To Get Out of the Way
Julia Stoops / BlueMouseMonkey.com >>>
It’s been three cycles of the light at the intersection on N.E. Broadway. Police motorbikes, flashing lights, black boots and shiny helmet visors. Handsignals. A big black car pulls into the space they create, and its headlights face me across the intersection.
Great. The police are holding us up for a Famous Person.
Twenty years ago I commuted down the George Washington Parkway along the Virginia side of the Potomac, into Washington D.C. The drive took twenty minutes on Sundays but mostly it took an hour and a half. I’d sit in my lime green 1975 Volkswagen Rabbit in a miles-long line, a constipated snake trying to poop Northern Virginians into the Nation’s capital every morning. In an invisible cloud of exhaust, the snake stretched elegantly through the Parkway trees.
While I was at a standstill one morning, dull and sleepy and hating commuters, lights began to flash, tiny and silent in my rearview. We were a two-lane parking lot, yet the lights came closer. Ambulance. Emergency. Someone in trouble.
That leap of the heart that wants to do something, do anything, to affirm a connection with the anonymous travelers around me. The same ones I competed with every day to get five seconds ahead of into D.C. That leap of the heart to affirm a connection with the person in the ambulance, to affirm how much worse their plight was than mine, just chewing gas and going nowhere and once again late for class. My heart leapt to acknowledge the table-sweeping nature of crisis and injury and survival in the face of the banality of waiting in traffic. My heart leapt, my eyes got moist, and I wished I could sacrifice the five seconds gained when I cut in front of the car behind me. I’d sacrifice my day of classes, the critique that afternoon, the possibility of lunch with the guy I was becoming pretty sure wanted to have lunch with me. I’d sacrifice it all to get the person in the ambulance better, safer, faster. But all we have to offer in a crisis is to get out of the way.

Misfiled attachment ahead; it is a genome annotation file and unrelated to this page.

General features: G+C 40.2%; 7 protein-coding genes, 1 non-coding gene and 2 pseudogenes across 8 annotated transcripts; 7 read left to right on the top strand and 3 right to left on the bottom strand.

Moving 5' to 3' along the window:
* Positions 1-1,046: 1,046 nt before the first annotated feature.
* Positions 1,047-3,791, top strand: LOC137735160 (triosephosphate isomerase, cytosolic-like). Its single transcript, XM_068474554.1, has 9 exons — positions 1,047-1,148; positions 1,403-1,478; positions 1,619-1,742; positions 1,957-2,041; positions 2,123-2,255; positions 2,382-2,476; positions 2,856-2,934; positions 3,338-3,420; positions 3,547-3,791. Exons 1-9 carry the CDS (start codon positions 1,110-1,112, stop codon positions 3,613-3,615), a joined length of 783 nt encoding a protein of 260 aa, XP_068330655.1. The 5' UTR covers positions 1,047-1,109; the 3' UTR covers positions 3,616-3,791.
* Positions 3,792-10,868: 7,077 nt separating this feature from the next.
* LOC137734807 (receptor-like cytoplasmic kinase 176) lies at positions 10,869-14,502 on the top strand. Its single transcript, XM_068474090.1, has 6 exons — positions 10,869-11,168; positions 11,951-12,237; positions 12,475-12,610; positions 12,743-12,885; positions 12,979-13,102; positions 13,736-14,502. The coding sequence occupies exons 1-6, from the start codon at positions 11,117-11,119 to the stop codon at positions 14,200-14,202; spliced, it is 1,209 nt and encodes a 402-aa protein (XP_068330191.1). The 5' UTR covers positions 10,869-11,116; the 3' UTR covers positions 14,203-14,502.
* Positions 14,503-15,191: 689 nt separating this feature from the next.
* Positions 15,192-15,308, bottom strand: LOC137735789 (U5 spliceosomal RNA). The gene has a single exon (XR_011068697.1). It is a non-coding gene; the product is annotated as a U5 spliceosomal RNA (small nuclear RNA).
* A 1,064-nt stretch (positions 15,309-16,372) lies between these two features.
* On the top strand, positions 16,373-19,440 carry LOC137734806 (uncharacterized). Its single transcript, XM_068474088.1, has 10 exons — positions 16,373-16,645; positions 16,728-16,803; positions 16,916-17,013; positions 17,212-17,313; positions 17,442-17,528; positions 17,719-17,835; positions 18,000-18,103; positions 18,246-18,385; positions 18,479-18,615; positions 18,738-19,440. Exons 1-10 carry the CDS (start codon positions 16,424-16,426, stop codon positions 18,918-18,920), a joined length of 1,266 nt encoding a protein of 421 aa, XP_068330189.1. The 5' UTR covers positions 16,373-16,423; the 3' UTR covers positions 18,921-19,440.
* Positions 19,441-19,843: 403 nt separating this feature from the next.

Soon I could hear the sirens, wailing and pleading. Far behind me cars spread apart like a zipper, the two lanes splitting onto the Parkway shoulders, thousands of tires digging into the grass. The sirens grew louder, the flashing lights got bigger, and it wasn’t just one ambulance, there were several. Oh, it must have been a horrible accident. And they even had a motorcycle escort.
The motorcycles got close, but they moved in a puzzling stop-and-start way. The sirens grew to a cyclone, swamping the leap of my heart, splitting the snake in my rearview. The cars behind me pulled off the road at odd angles onto the grass. Confusion in the drivers’ faces. And then I saw it: in the little movie screen above my eyes, a motorcycle cop rammed his tire into the bumper of a car. The cop’s mouth was open, twisted, yelling. The car pulled onto the grass, but the cop’s face stayed brutal. Another cop rammed another car. I didn’t want to get rammed, I didn’t want to get yelled at. I pulled onto the grass. The sirens cracked the air and the cops passed me, slow enough to be jogging. Then a police car, red and blue lights flailing. Then, a long black shape. A limousine. Shiny windows. Fluttering flags on the hood. Another police car bringing up the rear.
A sirened motorcade passing you close enough to reach out and touch is like a freight train. In the maelstrom was a thought struggling to stand upright: It can’t be the president, he uses a helicopter for anything but trips around downtown. That was the last coherent thought I had.